How Can I Know the [Personal] Will of God?

Below is a letter I wrote  after hearing a sermon on “How Can I Know the Will of God?”

Dear Pastor,

Perhaps I’m too logical in my thinking or somewhat of a doubting Thomas and need to mull over new ideas for them to take root in my life.  Such is the case with your recent sermon, “How Can I Know the Will of God?”  Your message was very clear that God has a specific “plan” for each believer and that it’s the believer’s responsibility to find out what that specific plan is.

You referenced Prov 3:5-6, which in your translation says, “And He will direct your path.”  The NIV I have says, “And He will make your paths straight.”  To me, there are substantive differences in these translations and subsequent interpretations to be derived.  You said we shouldn’t depend on our own understanding and yet we also shouldn’t “deny our own smarts.”  And, more than once you said, “You’ve got to trust even when it doesn’t make sense.”  How can one ever have confidence to know they’re doing the will of God if they can’t be sure the decisions being made are what God would want done?  Specifically, you stated, “He will guide you [referring to any number of things including] career, marriage, dating, and college so long as He’s Lord of all.”  I regret that I didn’t hear how it is that we can know when it is that God is guiding us.  In addition, because I didn’t come to Christ until later in life, does that mean I might have married the wrong person, have the wrong job, bought the wrong house, am raising the wrong number of children, etc?  And that makes me wonder, does God also have a specific will for children and teenagers?

I recently found and a book in the church’s library, Decision Making and the Will of God by Garry Friesen.  He references three separate aspects of the will of God which include:

  1. The sovereign will of God
  2. The moral will of God
  3. The personal will of God.

From his definitions, it seemed evident that you were referring to the personal will of God in your sermon and to that end, I’d be interested in your take of instances where Paul appears to make decisions without any obvious indication of seeking the Lord’s will:

1 Thess 3:1

Phil 2:25

1 Cor 16:3-4

Acts 6:1-7

Acts 15:24-29

Friesen would say that Paul was exercising wisdom and that in non-moral areas where there isn’t a Biblical command or principle, we’re free (and responsible) to make decisions that we think are best.  Do you agree with this?  Are there other books you’ve found helpful in determining the personal will that God has for a believer?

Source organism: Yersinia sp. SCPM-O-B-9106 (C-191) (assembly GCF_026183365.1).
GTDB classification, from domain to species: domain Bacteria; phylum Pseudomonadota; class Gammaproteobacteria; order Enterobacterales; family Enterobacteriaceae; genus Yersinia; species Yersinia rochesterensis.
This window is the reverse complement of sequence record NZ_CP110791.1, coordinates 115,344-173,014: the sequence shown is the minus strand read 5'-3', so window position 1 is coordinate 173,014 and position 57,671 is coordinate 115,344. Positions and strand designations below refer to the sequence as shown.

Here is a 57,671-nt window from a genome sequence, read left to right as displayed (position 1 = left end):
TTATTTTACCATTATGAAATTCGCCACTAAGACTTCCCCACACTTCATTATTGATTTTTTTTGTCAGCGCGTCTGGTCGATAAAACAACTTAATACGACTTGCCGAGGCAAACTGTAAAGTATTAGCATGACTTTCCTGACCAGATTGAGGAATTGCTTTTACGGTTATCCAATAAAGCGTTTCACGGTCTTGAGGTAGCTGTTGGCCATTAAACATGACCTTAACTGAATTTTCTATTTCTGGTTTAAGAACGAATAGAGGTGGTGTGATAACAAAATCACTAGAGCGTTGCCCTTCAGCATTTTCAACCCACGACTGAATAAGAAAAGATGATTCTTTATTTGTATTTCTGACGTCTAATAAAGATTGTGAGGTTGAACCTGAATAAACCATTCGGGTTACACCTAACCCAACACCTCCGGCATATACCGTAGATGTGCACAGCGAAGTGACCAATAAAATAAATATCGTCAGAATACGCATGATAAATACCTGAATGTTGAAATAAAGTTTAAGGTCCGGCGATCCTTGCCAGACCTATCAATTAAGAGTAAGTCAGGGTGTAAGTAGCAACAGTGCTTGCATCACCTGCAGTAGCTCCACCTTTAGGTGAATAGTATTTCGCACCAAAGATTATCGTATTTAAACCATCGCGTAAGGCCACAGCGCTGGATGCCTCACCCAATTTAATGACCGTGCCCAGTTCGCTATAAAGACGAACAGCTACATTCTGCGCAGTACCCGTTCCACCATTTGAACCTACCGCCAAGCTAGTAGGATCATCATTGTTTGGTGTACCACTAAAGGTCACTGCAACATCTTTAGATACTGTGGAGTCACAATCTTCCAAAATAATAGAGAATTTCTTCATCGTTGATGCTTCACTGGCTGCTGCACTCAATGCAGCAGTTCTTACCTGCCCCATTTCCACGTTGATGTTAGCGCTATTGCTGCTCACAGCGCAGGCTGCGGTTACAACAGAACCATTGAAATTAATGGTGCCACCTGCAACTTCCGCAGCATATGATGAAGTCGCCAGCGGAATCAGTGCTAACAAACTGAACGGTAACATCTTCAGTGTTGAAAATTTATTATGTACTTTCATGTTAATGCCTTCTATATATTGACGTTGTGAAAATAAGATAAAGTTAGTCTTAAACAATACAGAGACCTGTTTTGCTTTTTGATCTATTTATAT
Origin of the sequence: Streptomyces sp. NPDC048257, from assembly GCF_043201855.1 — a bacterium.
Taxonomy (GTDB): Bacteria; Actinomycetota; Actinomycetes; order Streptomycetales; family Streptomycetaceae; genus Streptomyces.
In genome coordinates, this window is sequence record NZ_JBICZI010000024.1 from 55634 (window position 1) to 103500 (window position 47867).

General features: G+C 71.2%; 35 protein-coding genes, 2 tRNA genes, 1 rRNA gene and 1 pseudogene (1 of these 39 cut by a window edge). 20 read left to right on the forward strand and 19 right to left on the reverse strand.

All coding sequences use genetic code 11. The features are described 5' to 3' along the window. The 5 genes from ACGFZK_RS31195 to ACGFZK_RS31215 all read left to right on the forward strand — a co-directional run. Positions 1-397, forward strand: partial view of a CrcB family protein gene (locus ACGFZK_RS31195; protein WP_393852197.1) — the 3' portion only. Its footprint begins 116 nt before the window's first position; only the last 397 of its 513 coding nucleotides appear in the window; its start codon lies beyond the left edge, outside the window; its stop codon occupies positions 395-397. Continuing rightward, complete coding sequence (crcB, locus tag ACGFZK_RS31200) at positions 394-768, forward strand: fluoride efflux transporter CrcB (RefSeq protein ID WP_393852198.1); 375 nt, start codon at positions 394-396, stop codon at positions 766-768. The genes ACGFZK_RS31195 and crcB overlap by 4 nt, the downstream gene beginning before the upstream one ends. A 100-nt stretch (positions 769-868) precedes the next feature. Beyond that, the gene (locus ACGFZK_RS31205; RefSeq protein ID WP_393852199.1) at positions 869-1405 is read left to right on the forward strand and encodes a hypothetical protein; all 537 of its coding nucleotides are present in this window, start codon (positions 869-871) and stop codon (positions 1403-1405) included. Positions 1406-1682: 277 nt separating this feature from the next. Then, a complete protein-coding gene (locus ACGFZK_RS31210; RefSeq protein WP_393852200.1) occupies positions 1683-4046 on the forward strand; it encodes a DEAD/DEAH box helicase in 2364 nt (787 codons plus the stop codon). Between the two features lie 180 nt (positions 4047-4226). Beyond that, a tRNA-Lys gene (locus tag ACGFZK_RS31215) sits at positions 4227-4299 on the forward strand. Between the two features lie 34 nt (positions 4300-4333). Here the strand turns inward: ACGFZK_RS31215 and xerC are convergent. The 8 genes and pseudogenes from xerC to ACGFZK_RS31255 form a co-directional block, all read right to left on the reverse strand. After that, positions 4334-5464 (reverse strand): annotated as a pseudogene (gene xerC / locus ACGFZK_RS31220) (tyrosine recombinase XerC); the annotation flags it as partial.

Certainly throughout the Bible there are instances where God has led individuals.  However, it’s my sense that direct guidance was the exception and not the rule.  To that end, I’m asking if you think Friesen’s  conclusions regarding the “personal” will of God are correct:

  • In moral decisions, Christians are to live in obedience to the stated moral will of God.
  • And, in non-moral decisions, Christians are free and responsible to choose their own course of action.

Most Sincerely,


A Review of Ray Pritchard’s book, Discovering God’s Will for Your Life

ray-pritchardAuthor Ray Pritchard states in his book, Discovering God’s Will for Your Life, “Nothing is more comforting to the child of God than knowing that amid the confusion of everyday life God is slowly leading him or her along the path of his will.  In fact, he (God) is working in and through your decisions (and often in spite of your decisions) to see that his will is actually done in your life.”

Mr. Pritchard, references Proverbs 3:5-6 in chapter five – How to Make a Tough Decision and highlights five words:


To trust in the Lord is to rest your whole weight upon

him – to depend on him completely.


To lean means to rest upon something for partial support

or when you are not strong enough to stand alone.


Understanding refers to mental process by which you

analyze a problem.  Use all your mental powers, but do